Critical Book Review Analysis                           25%

    (5 reviews, 2-3 pages 5 points each)

Class Discussion/participation                             25%

Oral Summary of Research Paper                         5%

Seminar Research Paper (15 pages)                    45%


HIS 350R • Refugees In 20th-Century US

39095 • Vong, Sam
Meets W 3:00PM-6:00PM CLA 0.104
(also listed as AAS 325)
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This course explores the history of refugees in the United States, beginning in 1861 and ending with the Cold War in the early 1990s. The course will examine how states, non-governmental organizations, private charities, and local communities have come together to address the questions of asylum, displacement, statelessness, and humanitarianism. Students will study the causes of particular refugee movements, as well as the experiences of displacement, migration, and settlement of select refugee groups. The course will introduce students to how the "problem" of refugees has been framed by historians and social scientists, policymakers, NGOs, local communities, social workers, and refugees themselves. In doing so, this course will also explore how the question of refuge has shaped U.S. domestic debates and foreign policy agendas.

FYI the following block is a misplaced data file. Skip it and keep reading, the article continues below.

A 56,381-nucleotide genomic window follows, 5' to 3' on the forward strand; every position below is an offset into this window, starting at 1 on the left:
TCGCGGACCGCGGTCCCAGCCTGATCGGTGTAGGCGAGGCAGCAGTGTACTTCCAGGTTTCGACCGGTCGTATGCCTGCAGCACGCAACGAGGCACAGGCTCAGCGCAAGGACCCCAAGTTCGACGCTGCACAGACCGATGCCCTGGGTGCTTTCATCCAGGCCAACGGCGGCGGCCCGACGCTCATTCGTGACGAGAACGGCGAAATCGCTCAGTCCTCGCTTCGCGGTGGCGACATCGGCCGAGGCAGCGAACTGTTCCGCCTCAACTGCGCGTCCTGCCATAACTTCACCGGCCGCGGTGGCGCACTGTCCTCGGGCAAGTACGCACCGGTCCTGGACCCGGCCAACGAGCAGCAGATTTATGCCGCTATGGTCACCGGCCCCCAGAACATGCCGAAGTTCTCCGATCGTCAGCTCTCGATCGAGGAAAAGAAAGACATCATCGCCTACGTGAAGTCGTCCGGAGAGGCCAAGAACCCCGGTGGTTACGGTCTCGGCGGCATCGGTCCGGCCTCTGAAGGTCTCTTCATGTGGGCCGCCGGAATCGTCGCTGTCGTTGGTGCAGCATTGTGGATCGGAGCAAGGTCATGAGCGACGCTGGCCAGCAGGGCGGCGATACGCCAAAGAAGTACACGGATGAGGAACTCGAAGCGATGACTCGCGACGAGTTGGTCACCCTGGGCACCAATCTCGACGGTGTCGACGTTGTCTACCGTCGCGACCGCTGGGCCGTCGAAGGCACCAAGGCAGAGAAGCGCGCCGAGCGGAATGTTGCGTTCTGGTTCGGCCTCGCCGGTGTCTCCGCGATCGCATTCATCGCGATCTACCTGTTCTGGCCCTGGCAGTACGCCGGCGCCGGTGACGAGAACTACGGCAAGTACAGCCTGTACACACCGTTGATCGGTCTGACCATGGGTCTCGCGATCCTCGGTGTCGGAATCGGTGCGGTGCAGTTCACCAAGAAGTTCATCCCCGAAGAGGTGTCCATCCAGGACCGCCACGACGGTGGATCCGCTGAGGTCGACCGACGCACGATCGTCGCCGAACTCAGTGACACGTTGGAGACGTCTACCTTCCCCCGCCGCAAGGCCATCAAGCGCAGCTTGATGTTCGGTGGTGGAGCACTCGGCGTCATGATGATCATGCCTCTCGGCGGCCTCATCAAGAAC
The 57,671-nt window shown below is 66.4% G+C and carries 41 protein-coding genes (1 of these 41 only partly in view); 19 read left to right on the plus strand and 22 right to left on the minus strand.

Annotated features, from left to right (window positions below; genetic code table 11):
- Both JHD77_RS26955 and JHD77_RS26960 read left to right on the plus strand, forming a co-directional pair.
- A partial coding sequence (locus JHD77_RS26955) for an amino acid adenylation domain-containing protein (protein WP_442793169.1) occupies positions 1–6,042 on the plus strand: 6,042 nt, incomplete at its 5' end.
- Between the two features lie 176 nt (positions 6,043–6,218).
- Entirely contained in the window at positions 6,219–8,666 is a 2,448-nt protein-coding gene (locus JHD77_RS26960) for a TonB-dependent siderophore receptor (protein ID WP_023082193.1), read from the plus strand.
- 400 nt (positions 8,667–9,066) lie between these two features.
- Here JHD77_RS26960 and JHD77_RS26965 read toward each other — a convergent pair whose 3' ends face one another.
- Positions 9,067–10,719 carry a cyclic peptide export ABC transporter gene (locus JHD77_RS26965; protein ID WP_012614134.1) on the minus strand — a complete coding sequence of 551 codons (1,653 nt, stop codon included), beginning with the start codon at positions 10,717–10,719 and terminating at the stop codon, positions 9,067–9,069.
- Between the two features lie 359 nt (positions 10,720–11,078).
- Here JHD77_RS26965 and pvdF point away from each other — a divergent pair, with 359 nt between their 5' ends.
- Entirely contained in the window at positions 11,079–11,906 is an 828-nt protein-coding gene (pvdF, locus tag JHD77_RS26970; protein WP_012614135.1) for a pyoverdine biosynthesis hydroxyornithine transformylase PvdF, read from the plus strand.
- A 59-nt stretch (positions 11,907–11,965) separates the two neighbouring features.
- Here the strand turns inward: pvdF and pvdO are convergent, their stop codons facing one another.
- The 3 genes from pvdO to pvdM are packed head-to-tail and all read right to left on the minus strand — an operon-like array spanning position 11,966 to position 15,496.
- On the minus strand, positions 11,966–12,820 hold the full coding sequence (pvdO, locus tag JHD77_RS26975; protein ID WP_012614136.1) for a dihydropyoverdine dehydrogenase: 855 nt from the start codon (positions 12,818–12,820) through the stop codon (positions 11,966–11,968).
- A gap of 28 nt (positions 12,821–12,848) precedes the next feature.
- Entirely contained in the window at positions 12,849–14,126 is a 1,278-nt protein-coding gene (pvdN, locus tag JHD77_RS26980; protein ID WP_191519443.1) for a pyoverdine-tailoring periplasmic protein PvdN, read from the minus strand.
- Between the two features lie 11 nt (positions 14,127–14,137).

Required readings will be available for download on Canvas.

Short papers: 30% (15% each)
Final essay: 50%
Presentation: 10%
Participation: 10%


HIS 351D • Alexander/Hellenistic World

39105-39115 • Patterson, James